After years of dipping into the reserve fund, the city of Augusta is looking at making some serious cuts in services.
"It's time now to quit spending the savings and adjust our lifestyle," says city administrator Fred Fussell.
Considering that they're $5 million in the red, the cuts could have a big impact on everyone.
The nearly $5 million budget shortfall has Augusta city leaders looking for ways to get more bang for their buck...but it could mean scaling way back on services.
There's no simple answer for the budget shortfall. Pay raises, high gas prices, and uncollected taxes all play a part.
But now, city leaders say there's no need to look back. Rather, they should focus on how they can quickly fix the problem.
And even though this is an election year, they know some tough choices will have to be made.
"When you consider a $5 million budget deficit, that is a huge issue to the community," says Augusta mayor Deke Copenhaver.
It's a critical crunch leaving city leaders between a rock and a hard place.
"We are going to have to make cuts," Copenhaver says. "There is no doubt in my mind."
A deep budget shortfall has the commission digging for ways to get out of a $4.8 million hole.
Right now, Mayor Copenhaver is tying together a committee to solve the deficit dilemma.
"We need the best and brightest financial minds in the community addressing this issue," he says.
Preliminary discussions have brought talk of cutting the city's parks and recreation and public transit departments. Both are losing money. But city administrator Fred Russell says no department or job is free from the chopping block.
"Pretty much everything is on the table, and each specific area has to be able to prove the work that they bring to the table," he says.
With such a budget crunch, city leaders say it only makes matters worse when you don't pay Uncle Sam.
"We have got to go after the people who have not paid their tax bills as well," Copenhaver says.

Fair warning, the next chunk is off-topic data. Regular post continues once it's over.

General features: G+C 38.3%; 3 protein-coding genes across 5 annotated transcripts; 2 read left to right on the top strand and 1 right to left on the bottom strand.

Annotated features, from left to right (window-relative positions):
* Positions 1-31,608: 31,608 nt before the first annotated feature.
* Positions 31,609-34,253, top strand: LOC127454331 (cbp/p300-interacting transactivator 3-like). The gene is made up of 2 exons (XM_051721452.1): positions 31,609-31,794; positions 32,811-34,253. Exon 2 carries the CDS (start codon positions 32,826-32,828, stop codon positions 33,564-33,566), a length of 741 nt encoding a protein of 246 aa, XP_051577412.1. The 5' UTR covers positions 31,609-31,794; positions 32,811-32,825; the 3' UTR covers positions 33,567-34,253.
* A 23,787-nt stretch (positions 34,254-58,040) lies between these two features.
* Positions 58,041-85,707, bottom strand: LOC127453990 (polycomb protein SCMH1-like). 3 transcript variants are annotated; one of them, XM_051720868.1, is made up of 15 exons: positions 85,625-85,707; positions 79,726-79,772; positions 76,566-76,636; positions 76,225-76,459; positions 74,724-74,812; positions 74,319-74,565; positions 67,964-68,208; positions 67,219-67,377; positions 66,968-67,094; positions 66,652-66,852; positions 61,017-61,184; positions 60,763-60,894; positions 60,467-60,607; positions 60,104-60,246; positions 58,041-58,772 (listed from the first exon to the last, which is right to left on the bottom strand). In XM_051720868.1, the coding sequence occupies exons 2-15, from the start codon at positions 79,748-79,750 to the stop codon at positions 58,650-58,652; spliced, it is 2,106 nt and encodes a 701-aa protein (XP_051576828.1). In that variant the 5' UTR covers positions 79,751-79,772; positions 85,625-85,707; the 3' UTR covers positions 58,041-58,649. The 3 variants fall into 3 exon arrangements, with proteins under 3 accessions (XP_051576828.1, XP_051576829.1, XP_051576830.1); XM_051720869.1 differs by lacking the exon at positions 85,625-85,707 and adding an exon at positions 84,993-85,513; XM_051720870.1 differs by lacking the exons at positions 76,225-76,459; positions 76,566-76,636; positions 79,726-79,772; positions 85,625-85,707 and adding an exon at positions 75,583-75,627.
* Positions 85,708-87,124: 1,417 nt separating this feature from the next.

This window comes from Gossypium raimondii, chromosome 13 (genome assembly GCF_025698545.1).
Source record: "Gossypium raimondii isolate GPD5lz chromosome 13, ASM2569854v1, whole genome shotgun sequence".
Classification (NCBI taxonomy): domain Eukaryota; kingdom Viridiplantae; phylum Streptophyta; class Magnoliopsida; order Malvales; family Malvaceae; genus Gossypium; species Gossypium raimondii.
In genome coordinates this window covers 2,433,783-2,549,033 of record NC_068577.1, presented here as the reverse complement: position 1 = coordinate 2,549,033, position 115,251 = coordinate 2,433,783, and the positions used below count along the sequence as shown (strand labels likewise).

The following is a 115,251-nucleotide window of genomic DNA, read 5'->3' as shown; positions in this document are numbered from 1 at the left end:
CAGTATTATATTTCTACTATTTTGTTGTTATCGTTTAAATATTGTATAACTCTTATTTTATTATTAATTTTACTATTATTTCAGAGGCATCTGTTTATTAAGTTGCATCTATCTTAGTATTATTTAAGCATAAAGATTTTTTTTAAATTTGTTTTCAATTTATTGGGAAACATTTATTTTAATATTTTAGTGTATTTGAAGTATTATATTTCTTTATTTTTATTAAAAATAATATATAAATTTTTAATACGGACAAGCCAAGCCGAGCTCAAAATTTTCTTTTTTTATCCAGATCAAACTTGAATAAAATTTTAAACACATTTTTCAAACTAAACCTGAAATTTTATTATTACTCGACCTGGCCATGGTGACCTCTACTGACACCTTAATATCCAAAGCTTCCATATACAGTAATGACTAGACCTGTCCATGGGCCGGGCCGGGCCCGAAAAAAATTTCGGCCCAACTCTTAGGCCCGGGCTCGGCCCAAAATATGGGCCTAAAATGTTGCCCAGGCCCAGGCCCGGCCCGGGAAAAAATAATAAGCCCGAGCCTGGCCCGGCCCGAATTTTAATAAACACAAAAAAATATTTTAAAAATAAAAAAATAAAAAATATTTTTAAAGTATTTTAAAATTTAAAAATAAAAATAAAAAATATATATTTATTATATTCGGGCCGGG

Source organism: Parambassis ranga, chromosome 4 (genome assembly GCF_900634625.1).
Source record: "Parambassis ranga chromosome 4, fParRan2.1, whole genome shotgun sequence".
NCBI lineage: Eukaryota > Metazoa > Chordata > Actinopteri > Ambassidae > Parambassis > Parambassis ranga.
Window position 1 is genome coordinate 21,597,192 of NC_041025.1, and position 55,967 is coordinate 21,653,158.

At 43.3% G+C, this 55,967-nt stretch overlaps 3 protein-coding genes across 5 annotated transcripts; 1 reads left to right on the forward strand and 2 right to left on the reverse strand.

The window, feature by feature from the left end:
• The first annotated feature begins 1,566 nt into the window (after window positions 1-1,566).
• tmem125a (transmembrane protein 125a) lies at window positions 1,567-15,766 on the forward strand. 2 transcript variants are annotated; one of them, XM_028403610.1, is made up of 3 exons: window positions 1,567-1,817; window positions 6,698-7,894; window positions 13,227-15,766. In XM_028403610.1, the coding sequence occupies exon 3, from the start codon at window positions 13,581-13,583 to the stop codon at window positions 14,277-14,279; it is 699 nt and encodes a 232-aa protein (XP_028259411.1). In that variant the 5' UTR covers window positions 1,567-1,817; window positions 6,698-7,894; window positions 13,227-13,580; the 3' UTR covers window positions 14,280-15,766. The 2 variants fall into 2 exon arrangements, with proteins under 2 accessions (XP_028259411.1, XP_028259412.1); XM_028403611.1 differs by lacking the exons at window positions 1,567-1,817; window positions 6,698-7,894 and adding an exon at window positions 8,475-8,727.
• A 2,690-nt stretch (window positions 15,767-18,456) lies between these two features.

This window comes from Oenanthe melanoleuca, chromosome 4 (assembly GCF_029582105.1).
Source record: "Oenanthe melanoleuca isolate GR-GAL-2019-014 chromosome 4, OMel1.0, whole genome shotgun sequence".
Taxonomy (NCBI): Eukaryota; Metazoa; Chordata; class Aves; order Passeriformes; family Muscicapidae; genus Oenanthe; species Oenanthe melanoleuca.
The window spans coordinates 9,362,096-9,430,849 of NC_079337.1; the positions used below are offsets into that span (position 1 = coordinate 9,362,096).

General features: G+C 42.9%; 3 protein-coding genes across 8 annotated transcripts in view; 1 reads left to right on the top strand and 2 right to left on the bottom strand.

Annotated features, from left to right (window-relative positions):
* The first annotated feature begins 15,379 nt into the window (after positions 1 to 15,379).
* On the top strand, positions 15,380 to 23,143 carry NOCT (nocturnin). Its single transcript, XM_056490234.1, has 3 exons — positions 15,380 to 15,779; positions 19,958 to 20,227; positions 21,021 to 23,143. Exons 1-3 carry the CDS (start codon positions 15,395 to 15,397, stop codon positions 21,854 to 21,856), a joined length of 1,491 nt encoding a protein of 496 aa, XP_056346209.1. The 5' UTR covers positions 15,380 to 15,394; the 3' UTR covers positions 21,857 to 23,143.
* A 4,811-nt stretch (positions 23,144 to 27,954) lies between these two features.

The Tax Commissioners Office says there are about 6000 of you who haven't paid your taxes, accounting for nearly $2.6 million of the deficit.
And speaking of taxes, raising them again is an option. Marion Williams says he may support that, but only if it will make a substantial difference.
"I don't think we ought to keep inching and inching," says commissioner Marion Williams. "If you're going to raise taxes, you can raise them, so we don't have to keep coming back and raise them again."
But as the mayor explains, raising taxes still will not solve this pressing problem.
"We could not raise taxes enough to cover the budget deficit," he says. "That is a terrible situation to be in."
The city administrator says there have already been major reductions in city travel and office supplies. He says he anticipates around 50 jobs being cut. Some commissioners are also recommending rescinding half of the eight percent raises they approved for county employees.
This is not the first time there's been a committee formed to make cuts. Back in 1981, the city was in a major budget crisis. A committee was formed, but no cuts were made.
The mayor says this time he's positive there will be.
This is not the first time the city has been in financial trouble.
In 2005, leaders were staring down an $8 million deficit.
Then, they used a tax increase, salary lapses, and a $1.5 million dip into reserve funds to balance it.
They also used reserve funds to help with more than $3 million shortfalls in both 2004 and 2003.